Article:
Since its inception, LANSA's data services layer has protected the integrity of data for thousands of IBM i users worldwide. With the announcement of LANSA Open for .NET, LANSA brings the security and performance of its data services layer to the Microsoft .NET world. By storing enterprise business rules centrally in the LANSA Repository, IBM i and .NET programs are subject to the same validation constraints. The results are zero duplication of rules, tighter security, faster performance, and more assured data integrity for organizations that depend on DB2 databases, the company says.
Many people already use the database middleware solutions provided by Microsoft and IBM for simple client/server applications. But as systems become more distributed and sophisticated, it is imperative that a proper data services layer is introduced into the systems architecture, according to LANSA.
For example, companies often give their spreadsheet users access to DB2/400 databases without fully appreciating the security and data integrity issues involved. It is also common to find .NET developers who are struggling with the differences between the IBM i and DB2 environments, wishing that they could just call RPG programs as .NET services via a familiar object-oriented interface.
LANSA Open for .NET enables IT departments to safely open up their enterprise data and applications to a variety of internal and external .NET applications without risking security or data integrity. For example, IBM i organizations with hosted .NET Web sites can now tightly integrate them with the data and business processes on the IBM i server to deliver a better customer experience. Anyone with packaged .NET applications that execute independent of their IBM i applications can now link them together, eliminate database synchronization headaches, and provide a single version of the truth to end users.
Every application contains rules that validate data before information is inserted, updated, or deleted in the database. Even though these rules are critical to safeguarding the integrity of enterprise data, they are often duplicated in multiple programs across different platforms. Not only is this duplication a maintenance nightmare, but it could also introduce validation variations and application inconsistencies. Inside the LANSA environment, business rules critical to enforcing data accuracy are stored centrally in a metadata repository rather than in the database or application. This approach locks down system-wide validations, calculations, and other business rules by delivering a completely independent data services layer that governs all database access. With LANSA's Repository, changes made to business rules within the Repository do not require the client applications to be recompiled or redeployed, whether the client is a .NET or IBM i application. Implementing a data services layer dramatically reduces the time and cost associated with traditional application development and maintenance, the company says.
Equally important, LANSA Open for .NET implements native record-level access over an encrypted, secure connection. Using native record-level access means .NET applications that work with large volumes of DB2 data will perform faster by taking advantage of the IBM i's powerful server-side data processing. The connection is encrypted and data is compressed during transmission between the client and the server, thus protecting sensitive data from being compromised as it is sent across the wire.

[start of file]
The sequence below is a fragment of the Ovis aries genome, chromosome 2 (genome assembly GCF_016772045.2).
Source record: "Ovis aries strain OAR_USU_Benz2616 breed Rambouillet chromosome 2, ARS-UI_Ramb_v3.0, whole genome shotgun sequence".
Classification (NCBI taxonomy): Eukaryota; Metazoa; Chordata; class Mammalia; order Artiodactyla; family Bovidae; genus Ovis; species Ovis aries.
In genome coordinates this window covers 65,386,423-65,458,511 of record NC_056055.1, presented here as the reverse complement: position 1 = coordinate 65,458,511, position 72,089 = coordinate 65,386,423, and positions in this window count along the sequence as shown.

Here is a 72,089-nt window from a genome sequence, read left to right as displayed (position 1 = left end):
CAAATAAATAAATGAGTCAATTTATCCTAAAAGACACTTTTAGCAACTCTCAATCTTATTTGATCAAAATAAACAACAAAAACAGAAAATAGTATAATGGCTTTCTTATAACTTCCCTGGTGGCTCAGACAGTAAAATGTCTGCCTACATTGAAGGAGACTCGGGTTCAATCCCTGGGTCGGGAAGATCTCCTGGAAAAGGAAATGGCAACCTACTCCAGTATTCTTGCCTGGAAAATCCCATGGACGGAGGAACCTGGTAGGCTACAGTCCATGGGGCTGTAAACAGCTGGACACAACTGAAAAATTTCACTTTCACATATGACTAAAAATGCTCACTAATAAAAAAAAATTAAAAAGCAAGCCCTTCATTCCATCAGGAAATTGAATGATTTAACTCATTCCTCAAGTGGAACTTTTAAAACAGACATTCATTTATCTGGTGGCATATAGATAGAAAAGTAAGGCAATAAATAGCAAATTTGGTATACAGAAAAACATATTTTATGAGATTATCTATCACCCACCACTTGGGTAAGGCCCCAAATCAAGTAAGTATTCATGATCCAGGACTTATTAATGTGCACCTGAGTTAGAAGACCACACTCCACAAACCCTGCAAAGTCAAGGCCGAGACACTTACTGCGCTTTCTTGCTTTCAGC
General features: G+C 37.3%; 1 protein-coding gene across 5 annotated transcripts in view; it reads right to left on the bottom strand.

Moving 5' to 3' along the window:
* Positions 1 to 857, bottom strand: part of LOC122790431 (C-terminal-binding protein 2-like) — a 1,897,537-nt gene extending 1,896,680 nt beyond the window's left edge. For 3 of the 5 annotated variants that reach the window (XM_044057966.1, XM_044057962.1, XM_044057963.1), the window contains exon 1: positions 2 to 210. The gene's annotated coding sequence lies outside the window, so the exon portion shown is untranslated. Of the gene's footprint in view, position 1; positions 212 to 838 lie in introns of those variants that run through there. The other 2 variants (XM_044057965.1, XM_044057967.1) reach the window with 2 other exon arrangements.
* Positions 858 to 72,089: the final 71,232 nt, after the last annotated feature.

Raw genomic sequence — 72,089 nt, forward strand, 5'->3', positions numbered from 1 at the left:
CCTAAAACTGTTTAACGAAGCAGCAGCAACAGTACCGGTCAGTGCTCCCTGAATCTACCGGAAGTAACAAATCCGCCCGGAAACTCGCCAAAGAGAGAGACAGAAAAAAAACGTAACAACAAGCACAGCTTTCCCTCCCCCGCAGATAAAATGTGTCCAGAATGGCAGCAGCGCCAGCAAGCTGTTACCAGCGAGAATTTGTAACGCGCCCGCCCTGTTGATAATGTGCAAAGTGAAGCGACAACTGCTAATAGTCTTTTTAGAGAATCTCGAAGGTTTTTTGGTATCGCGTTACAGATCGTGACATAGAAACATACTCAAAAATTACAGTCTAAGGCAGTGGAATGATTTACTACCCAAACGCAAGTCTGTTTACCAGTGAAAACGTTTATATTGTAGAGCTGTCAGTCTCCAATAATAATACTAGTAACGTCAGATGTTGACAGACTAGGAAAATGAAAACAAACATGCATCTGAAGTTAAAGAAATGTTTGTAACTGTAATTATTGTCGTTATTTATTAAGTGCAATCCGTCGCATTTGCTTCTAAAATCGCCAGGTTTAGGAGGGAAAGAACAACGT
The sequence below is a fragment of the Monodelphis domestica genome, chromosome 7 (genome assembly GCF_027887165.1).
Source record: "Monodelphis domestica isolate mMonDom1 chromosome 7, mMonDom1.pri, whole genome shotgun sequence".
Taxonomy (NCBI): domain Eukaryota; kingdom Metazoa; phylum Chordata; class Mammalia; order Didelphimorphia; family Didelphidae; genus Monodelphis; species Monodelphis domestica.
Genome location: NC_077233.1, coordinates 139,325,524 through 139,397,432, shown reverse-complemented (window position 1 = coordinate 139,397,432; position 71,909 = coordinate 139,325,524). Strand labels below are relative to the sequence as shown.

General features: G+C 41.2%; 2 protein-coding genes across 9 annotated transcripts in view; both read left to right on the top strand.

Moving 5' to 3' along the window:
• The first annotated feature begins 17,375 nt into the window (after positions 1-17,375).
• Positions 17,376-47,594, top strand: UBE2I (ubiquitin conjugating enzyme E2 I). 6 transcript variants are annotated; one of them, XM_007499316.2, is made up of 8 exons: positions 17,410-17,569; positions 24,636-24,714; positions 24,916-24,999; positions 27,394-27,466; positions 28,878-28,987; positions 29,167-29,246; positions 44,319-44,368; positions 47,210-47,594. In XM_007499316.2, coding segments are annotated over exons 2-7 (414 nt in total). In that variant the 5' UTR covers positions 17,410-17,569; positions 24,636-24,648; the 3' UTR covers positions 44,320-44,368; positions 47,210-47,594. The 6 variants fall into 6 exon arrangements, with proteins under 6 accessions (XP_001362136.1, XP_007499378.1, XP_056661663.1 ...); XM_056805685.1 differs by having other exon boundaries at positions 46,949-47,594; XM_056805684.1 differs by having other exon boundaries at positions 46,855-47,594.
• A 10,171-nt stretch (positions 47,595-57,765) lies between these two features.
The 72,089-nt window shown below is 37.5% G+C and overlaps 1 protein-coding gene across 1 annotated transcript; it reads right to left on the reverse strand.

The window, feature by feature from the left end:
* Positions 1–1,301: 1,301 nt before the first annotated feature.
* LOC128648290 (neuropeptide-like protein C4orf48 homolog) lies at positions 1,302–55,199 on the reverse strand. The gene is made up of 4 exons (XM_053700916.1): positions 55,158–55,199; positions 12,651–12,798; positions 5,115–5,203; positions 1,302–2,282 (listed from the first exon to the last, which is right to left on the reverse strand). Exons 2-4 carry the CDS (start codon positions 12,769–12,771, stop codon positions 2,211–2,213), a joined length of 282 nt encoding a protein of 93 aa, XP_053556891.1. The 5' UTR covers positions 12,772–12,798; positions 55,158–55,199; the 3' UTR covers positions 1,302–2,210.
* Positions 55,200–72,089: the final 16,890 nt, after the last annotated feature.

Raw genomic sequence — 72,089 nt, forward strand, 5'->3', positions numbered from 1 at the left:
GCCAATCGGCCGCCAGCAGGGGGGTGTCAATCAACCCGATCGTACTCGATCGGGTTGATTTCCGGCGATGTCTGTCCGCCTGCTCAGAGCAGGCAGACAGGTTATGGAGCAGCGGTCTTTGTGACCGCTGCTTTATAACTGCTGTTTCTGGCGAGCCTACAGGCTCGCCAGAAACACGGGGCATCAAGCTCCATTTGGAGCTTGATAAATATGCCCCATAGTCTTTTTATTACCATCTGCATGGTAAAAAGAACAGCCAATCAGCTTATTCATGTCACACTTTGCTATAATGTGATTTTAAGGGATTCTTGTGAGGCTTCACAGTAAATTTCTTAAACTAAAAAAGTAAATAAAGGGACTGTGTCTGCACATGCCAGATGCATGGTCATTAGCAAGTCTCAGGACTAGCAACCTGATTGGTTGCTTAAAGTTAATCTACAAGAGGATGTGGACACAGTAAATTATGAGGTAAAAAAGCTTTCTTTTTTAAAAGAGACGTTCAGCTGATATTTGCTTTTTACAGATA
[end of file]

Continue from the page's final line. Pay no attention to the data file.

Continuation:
IT directors have struggled to manage siloed development teams and multiplatform projects because there hasn't been an effective way for mixed development environments to share resources. LANSA Open for .NET allows RPG, COBOL and .NET programmers to reuse enterprise business logic, validation rules, and calculations within their .NET and IBM i applications. Duplication of source code negatively affects application maintenance and it slows down new application development because developers are often recoding the same business logic. IT managers can use LANSA Open for .NET to break down their development silos, share enterprise-wide business rules and resources across all development environments, and improve the speed and quality of application development.
Steve Gapp, president of LANSA Americas, said, "LANSA has maintained a strategic relationship with Microsoft as both a Visual Studio Industry Partner and a member of the Midrange Alliance Program for several years. This partnership provides our customers with the assurance that LANSA is continually working to provide them with the latest technology that will help them improve their business processes and increase their return on investment. We believe that LANSA Open for .NET will allow application programmers using the .NET development environment to deliver more risk-free solutions with consistent and high quality data that can be maintained and extended in a fraction of today's time and cost."
About Microsoft .NET Framework
The Microsoft .NET Framework is a key Microsoft offering that aims to make it easier to develop Windows rich-client and Web applications. Applications can be coded in any .NET language, most commonly C# or VB.NET. The .NET Framework Base Class Library (BCL) covers a large range of programming needs, including user interface and database connectivity. The functions of the class library are used by developers who combine them with their own code. Programs written for the .NET Framework execute in the Common Language Runtime (CLR), which provides the appearance of an application virtual machine, so developers do not need to consider specific server capabilities. It also handles security, memory management, and exception handling. The BCL and the CLR together compose the .NET Framework.